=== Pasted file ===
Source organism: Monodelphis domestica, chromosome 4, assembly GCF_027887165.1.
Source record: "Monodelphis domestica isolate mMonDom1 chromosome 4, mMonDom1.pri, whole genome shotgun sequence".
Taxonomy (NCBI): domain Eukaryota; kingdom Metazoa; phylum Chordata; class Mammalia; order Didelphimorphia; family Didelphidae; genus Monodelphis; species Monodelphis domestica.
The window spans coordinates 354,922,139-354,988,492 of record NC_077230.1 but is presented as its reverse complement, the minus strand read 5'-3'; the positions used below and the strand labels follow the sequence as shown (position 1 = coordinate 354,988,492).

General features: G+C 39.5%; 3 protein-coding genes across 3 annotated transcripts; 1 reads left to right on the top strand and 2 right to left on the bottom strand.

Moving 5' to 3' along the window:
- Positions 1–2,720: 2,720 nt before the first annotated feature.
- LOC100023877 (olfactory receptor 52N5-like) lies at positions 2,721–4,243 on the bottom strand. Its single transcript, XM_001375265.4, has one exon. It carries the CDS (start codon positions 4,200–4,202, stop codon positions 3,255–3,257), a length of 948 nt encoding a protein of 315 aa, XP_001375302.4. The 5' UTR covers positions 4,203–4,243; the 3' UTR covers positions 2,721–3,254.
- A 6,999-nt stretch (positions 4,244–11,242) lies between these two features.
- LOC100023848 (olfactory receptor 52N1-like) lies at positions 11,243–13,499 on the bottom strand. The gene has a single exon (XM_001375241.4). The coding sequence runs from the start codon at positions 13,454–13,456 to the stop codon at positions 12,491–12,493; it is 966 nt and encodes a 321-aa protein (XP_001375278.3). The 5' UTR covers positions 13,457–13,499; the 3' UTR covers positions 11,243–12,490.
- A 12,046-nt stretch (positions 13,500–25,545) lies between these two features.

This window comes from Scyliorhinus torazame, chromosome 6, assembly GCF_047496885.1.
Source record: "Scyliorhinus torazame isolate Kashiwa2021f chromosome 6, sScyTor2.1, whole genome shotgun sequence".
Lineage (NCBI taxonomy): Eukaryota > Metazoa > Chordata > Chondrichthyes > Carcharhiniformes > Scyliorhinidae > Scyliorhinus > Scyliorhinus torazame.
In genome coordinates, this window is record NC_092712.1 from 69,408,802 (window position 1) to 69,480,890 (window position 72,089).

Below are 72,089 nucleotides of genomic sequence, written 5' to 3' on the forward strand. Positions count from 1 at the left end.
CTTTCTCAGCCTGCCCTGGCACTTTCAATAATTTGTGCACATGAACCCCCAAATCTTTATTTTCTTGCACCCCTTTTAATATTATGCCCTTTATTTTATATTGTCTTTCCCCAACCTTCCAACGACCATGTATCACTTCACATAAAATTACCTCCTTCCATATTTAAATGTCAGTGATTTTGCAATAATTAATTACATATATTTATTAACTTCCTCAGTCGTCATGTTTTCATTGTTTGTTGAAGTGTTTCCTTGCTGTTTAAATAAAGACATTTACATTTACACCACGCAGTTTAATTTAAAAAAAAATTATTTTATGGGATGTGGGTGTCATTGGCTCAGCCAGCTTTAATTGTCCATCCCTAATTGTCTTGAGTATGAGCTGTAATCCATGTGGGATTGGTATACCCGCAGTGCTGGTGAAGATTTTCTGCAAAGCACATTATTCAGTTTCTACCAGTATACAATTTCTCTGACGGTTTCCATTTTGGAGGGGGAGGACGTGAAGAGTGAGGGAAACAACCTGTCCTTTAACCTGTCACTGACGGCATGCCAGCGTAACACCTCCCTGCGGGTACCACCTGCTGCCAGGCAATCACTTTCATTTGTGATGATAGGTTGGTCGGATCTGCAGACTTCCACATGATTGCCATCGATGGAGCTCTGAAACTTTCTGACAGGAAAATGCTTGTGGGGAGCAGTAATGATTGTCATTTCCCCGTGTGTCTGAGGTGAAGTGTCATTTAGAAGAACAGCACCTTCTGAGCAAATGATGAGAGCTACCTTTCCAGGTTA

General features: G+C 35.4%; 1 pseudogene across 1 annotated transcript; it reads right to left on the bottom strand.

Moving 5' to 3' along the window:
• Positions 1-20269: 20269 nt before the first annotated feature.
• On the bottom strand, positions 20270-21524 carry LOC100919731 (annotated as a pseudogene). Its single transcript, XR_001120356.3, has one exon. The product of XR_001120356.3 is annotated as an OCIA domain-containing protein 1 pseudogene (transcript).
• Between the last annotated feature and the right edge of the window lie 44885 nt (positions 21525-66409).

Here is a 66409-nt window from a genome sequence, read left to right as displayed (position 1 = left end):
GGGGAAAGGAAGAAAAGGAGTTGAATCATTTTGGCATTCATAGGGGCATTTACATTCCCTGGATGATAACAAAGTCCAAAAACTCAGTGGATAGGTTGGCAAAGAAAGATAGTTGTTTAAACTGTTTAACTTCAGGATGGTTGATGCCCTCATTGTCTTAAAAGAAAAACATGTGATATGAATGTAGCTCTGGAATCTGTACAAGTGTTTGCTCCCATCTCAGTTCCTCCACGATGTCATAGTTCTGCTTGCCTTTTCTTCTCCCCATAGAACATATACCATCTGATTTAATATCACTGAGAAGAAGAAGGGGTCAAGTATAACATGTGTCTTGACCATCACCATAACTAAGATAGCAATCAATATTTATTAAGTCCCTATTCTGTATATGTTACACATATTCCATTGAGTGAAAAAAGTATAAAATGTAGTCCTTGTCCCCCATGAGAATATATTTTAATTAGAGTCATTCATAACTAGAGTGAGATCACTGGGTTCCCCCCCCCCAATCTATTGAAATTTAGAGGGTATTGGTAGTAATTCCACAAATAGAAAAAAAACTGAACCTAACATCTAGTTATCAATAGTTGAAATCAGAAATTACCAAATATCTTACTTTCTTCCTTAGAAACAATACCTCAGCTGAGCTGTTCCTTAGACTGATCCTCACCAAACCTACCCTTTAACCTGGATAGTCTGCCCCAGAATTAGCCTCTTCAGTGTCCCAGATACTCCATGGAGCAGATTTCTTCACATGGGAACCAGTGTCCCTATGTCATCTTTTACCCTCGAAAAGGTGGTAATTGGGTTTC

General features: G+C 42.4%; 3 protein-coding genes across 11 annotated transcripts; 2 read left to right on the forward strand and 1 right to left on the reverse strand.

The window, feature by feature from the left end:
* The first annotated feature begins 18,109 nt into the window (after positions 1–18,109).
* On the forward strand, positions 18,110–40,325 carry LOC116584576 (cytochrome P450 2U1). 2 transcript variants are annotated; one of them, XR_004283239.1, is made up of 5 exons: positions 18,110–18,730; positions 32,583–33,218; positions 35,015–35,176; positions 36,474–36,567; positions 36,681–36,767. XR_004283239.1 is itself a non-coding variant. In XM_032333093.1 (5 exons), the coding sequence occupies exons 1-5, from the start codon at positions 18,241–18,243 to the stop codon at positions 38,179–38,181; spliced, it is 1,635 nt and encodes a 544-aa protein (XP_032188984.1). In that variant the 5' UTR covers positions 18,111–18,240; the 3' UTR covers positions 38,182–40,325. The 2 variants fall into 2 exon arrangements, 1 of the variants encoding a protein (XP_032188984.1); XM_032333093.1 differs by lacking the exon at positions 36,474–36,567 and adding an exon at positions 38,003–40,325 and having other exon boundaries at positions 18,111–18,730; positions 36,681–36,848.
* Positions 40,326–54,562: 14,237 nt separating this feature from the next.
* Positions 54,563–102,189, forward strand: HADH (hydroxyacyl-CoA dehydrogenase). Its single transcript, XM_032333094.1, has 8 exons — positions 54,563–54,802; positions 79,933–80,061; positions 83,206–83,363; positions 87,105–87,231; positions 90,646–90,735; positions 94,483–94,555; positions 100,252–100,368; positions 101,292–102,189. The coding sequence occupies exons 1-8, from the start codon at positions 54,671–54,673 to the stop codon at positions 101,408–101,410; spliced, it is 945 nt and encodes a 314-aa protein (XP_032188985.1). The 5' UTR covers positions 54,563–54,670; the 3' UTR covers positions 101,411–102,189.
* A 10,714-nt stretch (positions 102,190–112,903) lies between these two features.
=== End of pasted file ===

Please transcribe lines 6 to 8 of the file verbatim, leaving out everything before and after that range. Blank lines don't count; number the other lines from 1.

Moving 5' to 3' along the window:
- Positions 1–2,720: 2,720 nt before the first annotated feature.
- LOC100023877 (olfactory receptor 52N5-like) lies at positions 2,721–4,243 on the bottom strand. Its single transcript, XM_001375265.4, has one exon. It carries the CDS (start codon positions 4,200–4,202, stop codon positions 3,255–3,257), a length of 948 nt encoding a protein of 315 aa, XP_001375302.4. The 5' UTR covers positions 4,203–4,243; the 3' UTR covers positions 2,721–3,254.